I like to procrastinate to the very last second, so here’s the initial entry of a review of my 2020 predictions and what I see for 2021. I’ll start off with Illumina because they’ll be presenting today at JPMorgan Health. I'll try to get to the others as quickly as I can. As far as predictions went, everything got thrown off hard by Covid, but there have still been some pretty clear calls.
Talk up internal long read projects = MISS
Since the PacBio acquisition got called off, I thought Illumina would once again start talking about (or hinting at) internal projects for long reads (e.g., nanopore). If they DID start talking this up again, I must have missed it.
Launch a new mid-throughput instrument = HIT/MISS
Illumina did indeed launch a new instrument, the NextSeq 2000, a sleek, upgraded version of the NextSeq 550. But I only get partial credit as this isn’t the instrument I thought they’d launch. I thought they were going to replace the MiSeq or launch a new instrument between the MiniSeq and NextSeq.
Clinical acquisition = HIT/MISS
Again, I’m only giving myself partial credit here. I’ve been saying for YEARS that Illumina will buy their way into the clinical market (which they kinda sorta did with Verinata). They kinda sorta did it again, albeit in a much bigger/more expensive way with their $8B purchase of their GRAIL spinout. This is a risky bet into a very hot market with a potentially big payoff. But it’s still not the clinical play I was expecting. I was thinking someone more like Qiagen who has years of experience selling directly to clinical customers.
What else happened in 2020
Apart from the partial pivot to COVID testing (along with every other company on the planet), the biggest thing Illumina did was to release the NovaSeq 6000 v1.5 reagents. It’s not entirely clear to me why this required a new kit, but what they essentially did was give ALL of their NovaSeq customers the high level discounts that had been reserved for owners of multiple NovaSeqs. This is great news for smaller labs who owned just one box, but pretty terrible news for the larger service providers who were counting on the differential pricing to drive their business. I know of service providers who are looking to offload their excess NovaSeqs as they no longer really need them. This is countered, of course, by customers buying their first NovaSeq because now they can more or less get the same price as the big players. So, perhaps a wash, but it’s quite clear that not all of Illumina’s customers are happy with the price drop. So why did they do it? They aren’t really seeing pricing pressure yet. And even if they were, this doesn’t really lower the actual best price for an Illumina whole genome. Sequencing prices have been relatively steady for years due to the lack of pressure and Illumina doesn’t have a habit of lowering prices for no good reason. My guess is this is part of a two pronged defensive strategy against BGI/MGI. The first is the vigorous legal response, preventing MGI from even placing free machines in the US. That fight will surely continue. The v1.5 pricing is probably to get as many customers as possible locked into the NovaSeq platform ASAP, blunting the desire for a new box from MGI.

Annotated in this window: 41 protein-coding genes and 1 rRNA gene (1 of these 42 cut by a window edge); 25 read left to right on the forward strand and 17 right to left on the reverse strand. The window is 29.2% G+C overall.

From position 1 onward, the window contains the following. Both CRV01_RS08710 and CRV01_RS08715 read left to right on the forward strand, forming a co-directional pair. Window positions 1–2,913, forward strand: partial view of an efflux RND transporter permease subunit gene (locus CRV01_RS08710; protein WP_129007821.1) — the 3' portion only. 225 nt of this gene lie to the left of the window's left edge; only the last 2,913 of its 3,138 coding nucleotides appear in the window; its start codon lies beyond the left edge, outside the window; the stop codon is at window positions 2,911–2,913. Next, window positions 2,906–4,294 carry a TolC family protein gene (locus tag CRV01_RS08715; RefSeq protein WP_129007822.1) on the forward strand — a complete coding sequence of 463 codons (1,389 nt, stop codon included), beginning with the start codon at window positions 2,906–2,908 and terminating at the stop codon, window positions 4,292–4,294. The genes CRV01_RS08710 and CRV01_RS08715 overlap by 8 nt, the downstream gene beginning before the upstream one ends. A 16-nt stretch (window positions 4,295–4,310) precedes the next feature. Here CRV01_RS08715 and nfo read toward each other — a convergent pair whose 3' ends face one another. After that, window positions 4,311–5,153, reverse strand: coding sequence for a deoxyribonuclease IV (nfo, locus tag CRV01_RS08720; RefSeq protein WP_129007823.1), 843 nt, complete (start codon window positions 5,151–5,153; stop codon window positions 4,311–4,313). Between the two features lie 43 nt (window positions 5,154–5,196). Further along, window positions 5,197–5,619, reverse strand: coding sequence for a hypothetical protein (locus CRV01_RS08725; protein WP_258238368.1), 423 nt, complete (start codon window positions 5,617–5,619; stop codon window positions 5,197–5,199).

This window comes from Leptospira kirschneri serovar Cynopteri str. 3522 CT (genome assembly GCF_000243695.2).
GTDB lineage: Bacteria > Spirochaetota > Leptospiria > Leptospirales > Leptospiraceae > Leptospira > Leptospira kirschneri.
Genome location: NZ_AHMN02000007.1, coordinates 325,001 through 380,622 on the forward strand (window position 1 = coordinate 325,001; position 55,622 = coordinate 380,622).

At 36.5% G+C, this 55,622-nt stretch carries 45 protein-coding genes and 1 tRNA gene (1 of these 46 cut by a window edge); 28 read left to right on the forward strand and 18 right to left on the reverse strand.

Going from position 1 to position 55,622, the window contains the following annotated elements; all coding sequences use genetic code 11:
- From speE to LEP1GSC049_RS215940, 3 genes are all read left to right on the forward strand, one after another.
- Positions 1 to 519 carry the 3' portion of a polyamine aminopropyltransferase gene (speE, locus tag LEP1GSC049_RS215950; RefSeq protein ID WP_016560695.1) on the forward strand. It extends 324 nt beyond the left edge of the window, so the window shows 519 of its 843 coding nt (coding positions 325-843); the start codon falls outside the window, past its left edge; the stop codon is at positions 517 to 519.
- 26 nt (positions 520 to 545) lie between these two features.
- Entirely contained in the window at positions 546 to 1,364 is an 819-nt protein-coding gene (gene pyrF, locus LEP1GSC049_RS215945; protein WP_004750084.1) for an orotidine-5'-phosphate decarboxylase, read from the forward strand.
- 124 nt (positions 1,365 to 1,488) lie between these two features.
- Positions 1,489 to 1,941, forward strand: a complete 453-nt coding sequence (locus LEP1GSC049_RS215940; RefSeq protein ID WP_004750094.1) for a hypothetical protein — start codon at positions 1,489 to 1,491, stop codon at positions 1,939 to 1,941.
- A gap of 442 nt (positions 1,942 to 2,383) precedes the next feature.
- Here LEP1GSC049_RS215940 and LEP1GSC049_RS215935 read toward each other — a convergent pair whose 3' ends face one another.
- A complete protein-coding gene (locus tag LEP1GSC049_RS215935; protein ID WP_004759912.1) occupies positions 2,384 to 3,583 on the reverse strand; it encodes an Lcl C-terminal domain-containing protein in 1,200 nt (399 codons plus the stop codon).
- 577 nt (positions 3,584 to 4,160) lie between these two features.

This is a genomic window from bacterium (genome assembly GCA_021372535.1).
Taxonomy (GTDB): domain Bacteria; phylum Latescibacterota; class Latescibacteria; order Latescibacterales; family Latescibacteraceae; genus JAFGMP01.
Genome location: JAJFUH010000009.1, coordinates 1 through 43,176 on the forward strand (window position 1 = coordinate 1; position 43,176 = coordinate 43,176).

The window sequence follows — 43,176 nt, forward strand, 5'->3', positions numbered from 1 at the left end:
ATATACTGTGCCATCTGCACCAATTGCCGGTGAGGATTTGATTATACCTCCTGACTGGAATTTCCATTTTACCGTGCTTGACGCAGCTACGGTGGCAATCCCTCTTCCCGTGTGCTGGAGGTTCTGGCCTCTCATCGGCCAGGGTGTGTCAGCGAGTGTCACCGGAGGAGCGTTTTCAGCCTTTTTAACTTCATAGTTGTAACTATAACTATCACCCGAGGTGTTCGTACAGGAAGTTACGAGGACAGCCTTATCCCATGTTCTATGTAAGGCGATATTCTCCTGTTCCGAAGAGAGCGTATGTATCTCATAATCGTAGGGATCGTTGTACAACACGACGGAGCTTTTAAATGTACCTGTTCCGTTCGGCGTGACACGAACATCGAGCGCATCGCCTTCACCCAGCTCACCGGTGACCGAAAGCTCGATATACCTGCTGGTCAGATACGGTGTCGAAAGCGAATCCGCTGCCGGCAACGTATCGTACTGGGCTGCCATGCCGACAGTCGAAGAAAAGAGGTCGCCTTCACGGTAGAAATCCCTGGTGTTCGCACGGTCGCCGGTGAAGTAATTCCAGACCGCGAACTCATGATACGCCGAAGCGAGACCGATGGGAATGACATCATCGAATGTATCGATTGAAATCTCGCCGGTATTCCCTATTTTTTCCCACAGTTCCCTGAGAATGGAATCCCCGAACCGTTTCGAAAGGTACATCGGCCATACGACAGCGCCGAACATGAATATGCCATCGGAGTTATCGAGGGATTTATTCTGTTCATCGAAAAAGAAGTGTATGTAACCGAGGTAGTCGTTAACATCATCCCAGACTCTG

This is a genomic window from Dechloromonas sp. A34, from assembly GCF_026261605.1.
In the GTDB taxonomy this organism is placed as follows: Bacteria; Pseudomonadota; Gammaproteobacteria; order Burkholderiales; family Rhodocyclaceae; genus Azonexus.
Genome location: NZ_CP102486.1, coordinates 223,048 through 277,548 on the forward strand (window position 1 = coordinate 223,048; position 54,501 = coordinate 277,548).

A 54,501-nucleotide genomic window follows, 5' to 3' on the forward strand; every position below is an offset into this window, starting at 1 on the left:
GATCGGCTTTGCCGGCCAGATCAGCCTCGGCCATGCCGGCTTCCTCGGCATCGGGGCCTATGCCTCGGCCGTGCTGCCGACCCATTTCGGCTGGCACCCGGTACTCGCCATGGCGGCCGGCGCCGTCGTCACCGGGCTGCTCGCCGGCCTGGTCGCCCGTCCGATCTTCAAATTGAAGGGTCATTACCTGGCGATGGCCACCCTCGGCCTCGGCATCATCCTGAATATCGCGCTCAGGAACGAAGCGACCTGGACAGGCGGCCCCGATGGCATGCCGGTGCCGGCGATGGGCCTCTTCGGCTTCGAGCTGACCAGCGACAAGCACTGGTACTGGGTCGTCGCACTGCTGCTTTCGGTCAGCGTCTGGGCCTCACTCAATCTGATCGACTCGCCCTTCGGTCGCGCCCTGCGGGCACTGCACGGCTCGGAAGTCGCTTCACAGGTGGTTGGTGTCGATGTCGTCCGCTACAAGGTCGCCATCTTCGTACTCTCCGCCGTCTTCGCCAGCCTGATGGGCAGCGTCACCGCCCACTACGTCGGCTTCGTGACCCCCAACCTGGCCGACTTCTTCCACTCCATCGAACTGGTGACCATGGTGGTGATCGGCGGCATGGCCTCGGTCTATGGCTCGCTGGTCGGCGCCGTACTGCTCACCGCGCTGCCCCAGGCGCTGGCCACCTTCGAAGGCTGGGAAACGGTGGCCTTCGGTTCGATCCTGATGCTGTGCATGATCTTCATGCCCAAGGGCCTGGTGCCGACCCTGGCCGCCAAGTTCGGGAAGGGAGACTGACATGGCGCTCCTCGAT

Looking forward to 2021
It’s really hard to say what they’ll do, especially given how COVID really threw off everyone’s schedule. The “easy” prediction I would have said a year ago is that 2021 is when they would launch a new version of NovaSeq with superresolution capabilities like the NextSeq 2000. They still might, but I’m less certain that they’ll announce something like that at JPMorgan. The timing might be driven by whatever progress they think BGI is making towards the $100 genome (which apparently now involves using polymer films of reagents rather than buckets). Maybe later in the year. I'll also carry over my MiSeq upgrade/replacement prediction from last year as that platform is now even longer in the tooth.
I still wonder if they’ll make some sort of announcement about a long read program (or acquisition). I don’t think they can likely make a play in the single cell and spatial genomics space (apart from selling the sequencers that most of those customers use). I think we’ll see their main focus is on the clinical side - more co-developed testing panels, FDA cleared instruments, and Grail’s liquid biopsy assays.
One other thing to keep an eye on is employee turnover, from the C-suite on down. A lot of my colleagues have left for greener pastures, looking to capture the startup magic again in new places (like Element, Omniome, and Seer). Even PacBio (hopefully more on them soon) now has ex-Illumina people in key positions. This doesn’t mean that Illumina no longer has good people, just that it’s a very different company than it was even just a few years ago.